REPRESENTATIVE ADAM KINZINGER: Well, look, I mean, I think if Donald Trump gets elected again, there is no doubt in my mind, zero doubt, that he will, instead of screening candidates, like he probably did when he got elected in 2016, for qualifications, he's going to screen people based on their loyalty to him.
Now, I don't know if that would go beyond anybody else but him. But I think it's important for us as a country to recognize that, to recognize the importance that the oath to the United States plays.
I mean, John, we could pass any law in this country, but if we have people in power, whether it's in politics or law enforcement or the military, if we have any people that are unwilling to put their oath above any loyalty to a person, no law matters.
So, what matters and the bottom line is that we as a country recognize, even when we're on the receiving end of politics, even when we don't get our way, if we follow through our oath, that basic compact of self- governance will work. Otherwise, it won't.
JOHN DICKERSON: Let me ask you about one of the findings on Thursday evening.
One of the things we were shown for the first time is several people close to the president telling him there was no widespread fraud, he was going to lose. That's what the numbers showed.
How many people do you think in his -- close to him were sending him that message?
REPRESENTATIVE ADAM KINZINGER: Well, I -- look, we're going to get more into that, but let me just say this.
I don't really know many people around him that truly believed the election was stolen, and told him so.
JOHN DICKERSON: Do you think...
REPRESENTATIVE ADAM KINZINGER: He had a lot of people...
JOHN DICKERSON: Do you think there were people...
REPRESENTATIVE ADAM KINZINGER: He had a lot of people that told him it wasn't.
JOHN DICKERSON: Were there people who knew it was a lie and yet carried on in his inner circle?
REPRESENTATIVE ADAM KINZINGER: Oh, for sure.
I mean, look, all you have to do is look at -- he was surrounded by yes- people that want to come and tell him everything that pleases him.
And we'll get more into that. I don't want to really kind of spoil the deep dive into some of this stuff. But, look, I think, if anybody truly believed after the -- after what you see, after what the attorney general says, for instance, after what every piece of information comes in, if you truly believed the election was stolen then, if the president truly believed it, for instance, he's not mentally capable to be president.
I think he didn't believe it. I think the people around him didn't believe it. This was all about keeping power, against the will of the American people.
JOHN DICKERSON: But just to put a fine point on exactly what you're accusing the president of, during COVID, President Trump at the time said it's -- it's like the flu.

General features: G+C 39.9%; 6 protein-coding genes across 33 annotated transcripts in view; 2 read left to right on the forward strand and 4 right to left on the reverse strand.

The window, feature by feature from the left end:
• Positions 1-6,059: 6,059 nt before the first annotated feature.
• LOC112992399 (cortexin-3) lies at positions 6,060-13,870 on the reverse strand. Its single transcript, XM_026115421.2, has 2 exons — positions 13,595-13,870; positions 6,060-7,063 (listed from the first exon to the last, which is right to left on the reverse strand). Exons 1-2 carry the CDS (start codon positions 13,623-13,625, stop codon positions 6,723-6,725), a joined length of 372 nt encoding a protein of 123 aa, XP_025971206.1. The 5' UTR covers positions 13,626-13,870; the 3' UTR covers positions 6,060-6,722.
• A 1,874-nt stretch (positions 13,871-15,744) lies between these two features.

But, later, we heard Bob Woodward had audio of the President saying, no, it's nothing like the flu. So he was saying something out loud. He was on record in private saying the absolute opposite of.
Do you have evidence of that about this?
REPRESENTATIVE ADAM KINZINGER: Well, no, I won't go into -- again, I don't want to go into the evidence that we haven't put out yet.
Let me tell you my belief that I can say right now. The president absolutely tried to overthrow the will of the people. And he tried to do it initially through misinformation, through the Department of Justice, through pressuring the vice president, and then on January 6.
And he was told repeatedly by people that he trusted, that he respected people like folks around him that the election wasn't stolen, that there is no corroborating proof of any kind of a stealing or any kind of a corruption that would -- that would change the outcome.
And so, yes, I think it's pretty obvious he knew, but he didn't want to lose.
JOHN DICKERSON: And let me ask you about pardons. This was another one of the disclosures from the hearing.
How many pardons are we talking about? And why were they asking for pardons?
REPRESENTATIVE ADAM KINZINGER: Well, look, more of that's going to be released this week. In fact, we're going to talk a little about that in my hearing.
But why would you ask for a pardon? Let's just say, in general, if somebody asked for a pardon, it would be because they have real concern that maybe they've done something illegal.
JOHN DICKERSON: So...
REPRESENTATIVE ADAM KINZINGER: I will leave it at that. But I will say that more information will be coming.
JOHN DICKERSON: Your colleague Congressman Perry denied that he asked for a pardon. He's one of those ones who was named.
"The notion that I ever sought a presidential pardon," said the congressman, "for myself or other members of Congress is an absolute shameless and soulless lie."
Is the testimony you have hearsay, or do you have the goods?
REPRESENTATIVE ADAM KINZINGER: Well, look, like I said, I don't want to tip my hand on this. We'll put out what we need to put out. But we're not going to make accusations or say things without proof or evidence backing it.
JOHN DICKERSON: One of the other disclosures in the -- in the hearings on Thursday night was the role of the Proud Boys, quite a lot that -- that was painstakingly put forward.